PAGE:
State Tax Revenue Snaps Back (WSJ)
Total tax receipts for state and local governments hit $1.29 trillion in 2010, just 2.3% shy of the $1.32 trillion taken in during 2008, not adjusted for inflation, according to Census Bureau data.

Apollo Global Raises $565.4 Million in Expanded Share Offering (Bloomberg)
Apollo Global Management LLC raised $565.4 million, 13 percent more than it sought, pricing its share sale at the top end of the marketed range and increasing the number of shares sold. The private equity firm founded by Leon Black sold 29.8 million shares at $19 each, the company said yesterday in a statement. Apollo had offered 26.3 million shares at $17 to $19 apiece, according to a filing with the U.S. Securities and Exchange Commission. Proceeds will be used for general corporate purposes and “to fund growth initiatives,” the prospectus showed.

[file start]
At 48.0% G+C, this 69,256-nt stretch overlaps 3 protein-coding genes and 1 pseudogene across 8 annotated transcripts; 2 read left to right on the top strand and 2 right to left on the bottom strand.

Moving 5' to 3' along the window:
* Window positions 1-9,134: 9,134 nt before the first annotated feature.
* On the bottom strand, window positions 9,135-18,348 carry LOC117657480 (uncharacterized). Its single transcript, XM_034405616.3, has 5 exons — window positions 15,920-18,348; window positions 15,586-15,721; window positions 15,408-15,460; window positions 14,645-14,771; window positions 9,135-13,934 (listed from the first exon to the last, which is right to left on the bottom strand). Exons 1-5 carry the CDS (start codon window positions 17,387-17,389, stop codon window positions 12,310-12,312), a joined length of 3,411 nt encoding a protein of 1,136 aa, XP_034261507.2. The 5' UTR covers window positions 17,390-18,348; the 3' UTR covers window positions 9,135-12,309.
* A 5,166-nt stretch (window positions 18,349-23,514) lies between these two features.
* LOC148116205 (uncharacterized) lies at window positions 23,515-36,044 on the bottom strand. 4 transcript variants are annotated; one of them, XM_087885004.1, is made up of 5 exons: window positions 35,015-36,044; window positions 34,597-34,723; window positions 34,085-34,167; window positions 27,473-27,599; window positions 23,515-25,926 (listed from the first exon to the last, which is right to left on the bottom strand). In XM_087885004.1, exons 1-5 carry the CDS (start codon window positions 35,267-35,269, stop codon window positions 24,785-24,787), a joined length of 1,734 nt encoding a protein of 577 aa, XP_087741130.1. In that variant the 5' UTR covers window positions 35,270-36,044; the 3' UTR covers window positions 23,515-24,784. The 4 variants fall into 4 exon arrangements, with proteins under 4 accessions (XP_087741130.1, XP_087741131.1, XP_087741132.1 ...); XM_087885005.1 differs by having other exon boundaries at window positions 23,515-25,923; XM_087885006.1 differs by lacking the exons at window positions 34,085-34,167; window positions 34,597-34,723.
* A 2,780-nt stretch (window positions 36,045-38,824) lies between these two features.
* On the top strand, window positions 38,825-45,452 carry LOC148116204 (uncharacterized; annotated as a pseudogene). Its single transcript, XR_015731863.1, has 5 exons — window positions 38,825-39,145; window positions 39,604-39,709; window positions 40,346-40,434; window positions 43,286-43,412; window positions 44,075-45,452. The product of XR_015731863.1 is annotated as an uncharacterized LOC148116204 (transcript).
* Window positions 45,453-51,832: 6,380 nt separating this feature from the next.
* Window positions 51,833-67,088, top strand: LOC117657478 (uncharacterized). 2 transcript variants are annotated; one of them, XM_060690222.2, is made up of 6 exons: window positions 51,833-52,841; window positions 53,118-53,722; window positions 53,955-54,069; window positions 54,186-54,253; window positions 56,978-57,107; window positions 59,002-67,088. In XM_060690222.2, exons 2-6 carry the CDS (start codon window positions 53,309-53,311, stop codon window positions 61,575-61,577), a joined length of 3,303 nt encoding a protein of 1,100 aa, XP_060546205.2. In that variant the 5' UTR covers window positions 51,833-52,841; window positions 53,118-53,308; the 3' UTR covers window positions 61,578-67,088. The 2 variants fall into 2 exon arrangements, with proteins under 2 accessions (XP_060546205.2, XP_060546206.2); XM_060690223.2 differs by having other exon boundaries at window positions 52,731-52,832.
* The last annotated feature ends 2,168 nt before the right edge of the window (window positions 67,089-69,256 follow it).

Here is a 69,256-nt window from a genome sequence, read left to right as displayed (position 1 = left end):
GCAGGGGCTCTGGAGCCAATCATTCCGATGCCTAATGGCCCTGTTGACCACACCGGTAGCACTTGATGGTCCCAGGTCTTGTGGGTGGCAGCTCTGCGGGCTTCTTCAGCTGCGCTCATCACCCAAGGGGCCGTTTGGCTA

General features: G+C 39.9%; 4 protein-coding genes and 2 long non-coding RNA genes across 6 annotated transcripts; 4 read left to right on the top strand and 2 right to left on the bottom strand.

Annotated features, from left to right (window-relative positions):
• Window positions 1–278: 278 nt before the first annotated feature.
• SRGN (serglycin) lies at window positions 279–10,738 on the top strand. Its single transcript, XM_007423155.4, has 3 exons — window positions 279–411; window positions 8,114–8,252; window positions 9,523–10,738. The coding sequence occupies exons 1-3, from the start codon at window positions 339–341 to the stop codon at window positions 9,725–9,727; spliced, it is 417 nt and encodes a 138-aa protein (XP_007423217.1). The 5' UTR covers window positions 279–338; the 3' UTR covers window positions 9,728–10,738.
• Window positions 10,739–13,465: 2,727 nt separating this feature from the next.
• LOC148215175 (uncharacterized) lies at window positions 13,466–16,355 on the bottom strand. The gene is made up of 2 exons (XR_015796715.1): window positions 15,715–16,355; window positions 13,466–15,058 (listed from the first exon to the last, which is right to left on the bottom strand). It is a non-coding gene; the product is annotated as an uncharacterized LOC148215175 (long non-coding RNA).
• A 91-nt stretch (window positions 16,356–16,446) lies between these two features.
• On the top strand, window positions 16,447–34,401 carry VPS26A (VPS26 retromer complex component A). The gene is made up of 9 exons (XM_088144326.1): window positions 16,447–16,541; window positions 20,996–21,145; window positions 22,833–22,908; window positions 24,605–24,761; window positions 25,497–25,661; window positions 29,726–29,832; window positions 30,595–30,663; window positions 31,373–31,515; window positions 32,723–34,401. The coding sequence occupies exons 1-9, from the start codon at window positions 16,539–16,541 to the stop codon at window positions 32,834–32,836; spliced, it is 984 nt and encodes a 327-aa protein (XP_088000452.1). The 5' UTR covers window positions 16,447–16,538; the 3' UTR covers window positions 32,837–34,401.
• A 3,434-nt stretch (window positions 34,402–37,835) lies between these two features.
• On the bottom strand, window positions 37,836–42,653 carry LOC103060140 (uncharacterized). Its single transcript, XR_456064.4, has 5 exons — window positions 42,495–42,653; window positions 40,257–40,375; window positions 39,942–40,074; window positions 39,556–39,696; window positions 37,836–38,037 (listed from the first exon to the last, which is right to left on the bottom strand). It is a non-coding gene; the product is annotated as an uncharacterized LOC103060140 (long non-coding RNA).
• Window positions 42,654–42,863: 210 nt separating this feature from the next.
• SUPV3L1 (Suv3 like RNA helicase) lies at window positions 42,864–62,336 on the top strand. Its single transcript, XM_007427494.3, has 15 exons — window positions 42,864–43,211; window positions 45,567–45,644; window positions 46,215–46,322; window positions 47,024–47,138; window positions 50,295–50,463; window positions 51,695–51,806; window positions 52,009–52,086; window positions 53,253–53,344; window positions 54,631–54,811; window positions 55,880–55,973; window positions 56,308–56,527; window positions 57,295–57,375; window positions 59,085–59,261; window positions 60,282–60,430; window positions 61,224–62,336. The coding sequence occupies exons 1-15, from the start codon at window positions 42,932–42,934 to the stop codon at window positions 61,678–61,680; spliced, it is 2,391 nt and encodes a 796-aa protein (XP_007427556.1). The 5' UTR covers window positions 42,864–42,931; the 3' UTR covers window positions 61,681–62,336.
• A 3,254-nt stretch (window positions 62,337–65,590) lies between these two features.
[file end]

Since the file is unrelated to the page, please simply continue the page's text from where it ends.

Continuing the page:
Private-Sector Job Growth Continues; Layoffs on Decline (CNBC)
The private sector added 201,000 jobs from February to March, according to a report from ADP that sets the stage for what is expected to be a similarly solid nonfarm employment report from the government later this week...The report signals "across-the-board strength by industry and by size," Joel Prakken, chairman of Macroeconomic Advisors, said on CNBC. In particular, he said the surge in service jobs helps balance the recovery and indicates that critical areas are catching up.

Real Estate Adds To Mets Owners' Headache (WSJ)